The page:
All participants provide informed written consent to take part in our study. Healthy women undergoing routine physical examinations in the Health Management Center of West China Hospital of Sichuan University between January and December 2013 were invited to take a single survey. To be enrolled in the study, women had to be able to read the questionnaire on their own and understand it on their own or with the help of staff, they were given the paper-based questionnaire to complete by themselves and then return to staff. Women were not eligible if they were older than 75 or had a history of cervical cancer.
The target study population was 1300 women, which assuming a 75% response rate should provide a sample adequate for estimating proportions for which the 95% confidence interval would have a maximum width of 10%. This corresponds to maximum error of ±5% for all estimates of proportions.
A self-administered questionnaire was designed specifically for the present study and based on the literature [17,18,19]. The questionnaire (as shown in Additional files 1 and 2) included outcome variables and correlate variables, and it omitted questions about age at menarche and the menstrual cycle in order to reduce bias due to cognitive boredom and fatigue. The questionnaire was piloted with a group of 30 women not included in the final study population in order to assess ease of completion. During pilot testing, several women asked whether HPV is related to breast cancer. This likely reflects the fact that the Chinese name of HPV includes the word “papilla”. To avoid such confusion in the full study, a statement that HPV has no relationship with breast cancer was inserted into the questionnaire. The survey was given to participants together with a cover letter explaining its purpose. Questionnaires were anonymous, ensuring confidentiality.
Question 1 (Q1) asked respondents whether they had heard of HPV. Surveys on which the response to Q1 was “no” were excluded from analysis of responses to Q2–6. These five questions asked whether respondents knew various details about HPV infection. Q1–6 were as follows:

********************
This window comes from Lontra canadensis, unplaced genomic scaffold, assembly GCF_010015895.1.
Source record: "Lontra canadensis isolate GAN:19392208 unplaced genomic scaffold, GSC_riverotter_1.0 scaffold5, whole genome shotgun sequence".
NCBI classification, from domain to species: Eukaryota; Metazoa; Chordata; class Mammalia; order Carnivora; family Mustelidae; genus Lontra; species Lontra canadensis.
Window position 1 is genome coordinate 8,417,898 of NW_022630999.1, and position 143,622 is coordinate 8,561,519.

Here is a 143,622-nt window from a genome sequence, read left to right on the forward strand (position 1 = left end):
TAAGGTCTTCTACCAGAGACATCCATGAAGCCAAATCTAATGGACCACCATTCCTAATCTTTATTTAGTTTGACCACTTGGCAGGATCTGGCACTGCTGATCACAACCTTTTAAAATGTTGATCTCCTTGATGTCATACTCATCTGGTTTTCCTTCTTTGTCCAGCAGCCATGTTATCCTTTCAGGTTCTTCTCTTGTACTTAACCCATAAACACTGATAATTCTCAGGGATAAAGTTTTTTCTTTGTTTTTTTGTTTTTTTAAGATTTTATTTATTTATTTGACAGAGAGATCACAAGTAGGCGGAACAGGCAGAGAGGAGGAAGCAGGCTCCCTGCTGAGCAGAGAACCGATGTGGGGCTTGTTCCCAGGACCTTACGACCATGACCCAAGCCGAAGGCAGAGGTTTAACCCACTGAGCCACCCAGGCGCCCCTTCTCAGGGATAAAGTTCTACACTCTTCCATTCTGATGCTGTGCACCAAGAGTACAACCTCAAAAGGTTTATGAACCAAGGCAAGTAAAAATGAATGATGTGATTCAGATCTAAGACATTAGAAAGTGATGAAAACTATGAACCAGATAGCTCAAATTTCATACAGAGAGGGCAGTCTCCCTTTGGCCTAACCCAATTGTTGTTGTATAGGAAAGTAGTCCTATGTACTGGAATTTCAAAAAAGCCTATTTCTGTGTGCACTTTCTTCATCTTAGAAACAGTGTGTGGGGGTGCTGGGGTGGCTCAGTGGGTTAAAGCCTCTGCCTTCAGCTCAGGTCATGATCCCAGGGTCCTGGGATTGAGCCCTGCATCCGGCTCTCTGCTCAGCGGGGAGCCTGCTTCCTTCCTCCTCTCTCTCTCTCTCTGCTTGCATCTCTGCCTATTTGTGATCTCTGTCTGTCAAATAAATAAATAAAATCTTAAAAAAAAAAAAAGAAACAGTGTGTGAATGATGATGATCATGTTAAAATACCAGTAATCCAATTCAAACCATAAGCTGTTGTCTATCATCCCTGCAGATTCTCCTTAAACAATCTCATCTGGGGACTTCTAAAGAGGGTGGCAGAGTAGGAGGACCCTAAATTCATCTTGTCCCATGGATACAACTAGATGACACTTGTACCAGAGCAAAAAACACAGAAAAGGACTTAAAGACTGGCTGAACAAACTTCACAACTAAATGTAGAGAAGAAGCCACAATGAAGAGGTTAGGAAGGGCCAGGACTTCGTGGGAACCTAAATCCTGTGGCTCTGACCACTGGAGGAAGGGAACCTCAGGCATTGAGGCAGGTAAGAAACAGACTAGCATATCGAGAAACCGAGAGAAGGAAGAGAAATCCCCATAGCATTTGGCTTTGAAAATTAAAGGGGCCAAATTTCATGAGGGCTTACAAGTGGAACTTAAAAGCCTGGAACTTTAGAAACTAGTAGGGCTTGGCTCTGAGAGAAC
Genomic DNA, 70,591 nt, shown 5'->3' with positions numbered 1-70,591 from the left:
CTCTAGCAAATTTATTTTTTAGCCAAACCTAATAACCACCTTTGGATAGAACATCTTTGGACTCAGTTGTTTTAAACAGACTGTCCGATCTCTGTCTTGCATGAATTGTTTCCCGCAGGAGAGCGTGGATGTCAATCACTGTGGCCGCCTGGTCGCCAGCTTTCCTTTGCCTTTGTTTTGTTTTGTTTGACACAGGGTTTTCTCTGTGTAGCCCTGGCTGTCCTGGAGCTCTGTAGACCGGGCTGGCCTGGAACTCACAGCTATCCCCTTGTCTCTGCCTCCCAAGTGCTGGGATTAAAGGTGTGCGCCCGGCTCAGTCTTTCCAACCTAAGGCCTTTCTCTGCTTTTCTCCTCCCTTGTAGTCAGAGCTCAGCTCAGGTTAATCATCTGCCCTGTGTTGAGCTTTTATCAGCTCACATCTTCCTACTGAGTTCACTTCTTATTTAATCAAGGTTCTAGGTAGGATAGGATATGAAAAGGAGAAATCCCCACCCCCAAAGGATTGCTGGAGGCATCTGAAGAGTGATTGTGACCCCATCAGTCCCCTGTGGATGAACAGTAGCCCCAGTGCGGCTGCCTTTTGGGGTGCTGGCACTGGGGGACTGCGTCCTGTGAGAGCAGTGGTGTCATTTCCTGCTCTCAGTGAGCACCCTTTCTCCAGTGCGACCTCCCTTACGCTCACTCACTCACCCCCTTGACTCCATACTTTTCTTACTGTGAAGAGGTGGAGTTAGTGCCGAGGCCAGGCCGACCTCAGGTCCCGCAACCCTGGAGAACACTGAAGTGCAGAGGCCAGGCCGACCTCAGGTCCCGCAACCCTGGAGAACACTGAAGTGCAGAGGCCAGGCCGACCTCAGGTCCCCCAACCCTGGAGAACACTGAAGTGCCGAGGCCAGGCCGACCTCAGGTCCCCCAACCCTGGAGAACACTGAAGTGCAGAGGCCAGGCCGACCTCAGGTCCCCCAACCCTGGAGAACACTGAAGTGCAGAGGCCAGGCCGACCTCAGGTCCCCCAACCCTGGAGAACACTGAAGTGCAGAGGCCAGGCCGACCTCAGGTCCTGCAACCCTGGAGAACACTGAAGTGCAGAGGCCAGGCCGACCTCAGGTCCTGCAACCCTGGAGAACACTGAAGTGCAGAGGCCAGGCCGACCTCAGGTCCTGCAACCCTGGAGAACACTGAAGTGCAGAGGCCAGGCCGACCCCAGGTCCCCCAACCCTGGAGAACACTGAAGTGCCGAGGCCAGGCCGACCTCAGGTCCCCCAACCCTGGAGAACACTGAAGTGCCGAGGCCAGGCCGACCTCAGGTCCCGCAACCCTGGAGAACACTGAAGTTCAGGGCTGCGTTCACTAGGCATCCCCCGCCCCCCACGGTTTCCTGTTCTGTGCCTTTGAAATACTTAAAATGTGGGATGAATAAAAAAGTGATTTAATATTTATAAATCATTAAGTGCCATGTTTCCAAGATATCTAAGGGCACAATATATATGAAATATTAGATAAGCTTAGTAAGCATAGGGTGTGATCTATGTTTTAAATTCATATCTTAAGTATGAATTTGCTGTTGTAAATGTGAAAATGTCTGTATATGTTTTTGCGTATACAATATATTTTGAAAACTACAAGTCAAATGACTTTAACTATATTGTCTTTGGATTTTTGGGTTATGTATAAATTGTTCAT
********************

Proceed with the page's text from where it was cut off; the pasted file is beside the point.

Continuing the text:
Q1. Have you heard of HPV? (options: yes, no).
Q2. Do you think HPV causes cervical cancer?(options: yes, no, don’t know).
Q3. Is HPV infection asymptomatic? (options: yes, no, don’t know).
Q4. Is HPV infection a sexually transmitted disease (STD)? (options: yes, no, don’t know).
Q5. Can HPV infection cause an abnormal Pap test? (options: yes, no, don’t know).
Q6. Did you know that human papillomavirus and human immunodeficiency virus (HIV) are different? (options: yes, no).
The final question, Q7, was analyzed for all respondents, regardless of whether they had heard of HPV or not.
Q7. Are you willing to receive the HPV vaccine which can protect against HPV infection? (options: yes, no).
The survey also collected data on respondents’ age, ethnicity, educational background, health, income, relationship status, frequency of sexual intercourse, use of condoms, Pap testing, family history of cancer, and history of penis or prostate cancer in the husband/partner. These data were used to explore factors associated with levels of HPV knowledge.
Data were managed in EXCEL and analyzed using SPSS 17.0 (IBM, Chicago, IL). Descriptive statistics were used to evaluate knowledge about HPV infection and vaccine acceptance. Responses of “don’t know” were re-coded as “no” in the statistical analyses. Associations between respondent characteristics and level of knowledge or vaccine acceptance were explored in univariate analysis using the chi-squared test. Factors in the univariate analysis for which the associated P < 0.05 were then used in multivariate logistic regression.
Characteristics of respondents
A total of 1300 questionnaires were distributed and 1260 questionnaires were recovered, corresponding to a recovery rate of 96.92%. Of the returned questionnaires, 151 were excluded because they were incomplete. The remaining 1109 questionnaires were accepted as valid and used in the final analysis, corresponding to an effective response rate of 88.02% (1109/1260).
The median age among all respondents was 40 (range, 18–76), and the mean age was 40.42 ± 9.02 (Table 1). Nearly all respondents (97.9%, 1086/1109) were Han Chinese. Most had at least a bachelor’s degree, an annual income above 70,000 RMB (approximately 10,700 USD), and were married or cohabiting. Most respondents reported having taken a Pap test at least once (75%), being in very good health (65%) and never having had an STI (98%).
Knowledge about HPV and HPV infection
Knowledge about HPV and HPV infection was poor among our respondents. Only 28.85% (320/1109) had ever heard of it. Among this subgroup of 320 women who had heard of the virus, 23.75% (76/320) knew that HPV infection is asymptomatic, 49.38% (158/320) knew that HPV infection is an STD, 47.81% (153/320) knew that HPV causes abnormal Pap test results, and 28.75% (92/320) knew that HPV is different from HIV. In this subgroup, 8.13% (26/320) correctly answered Q2–6 (Table 2).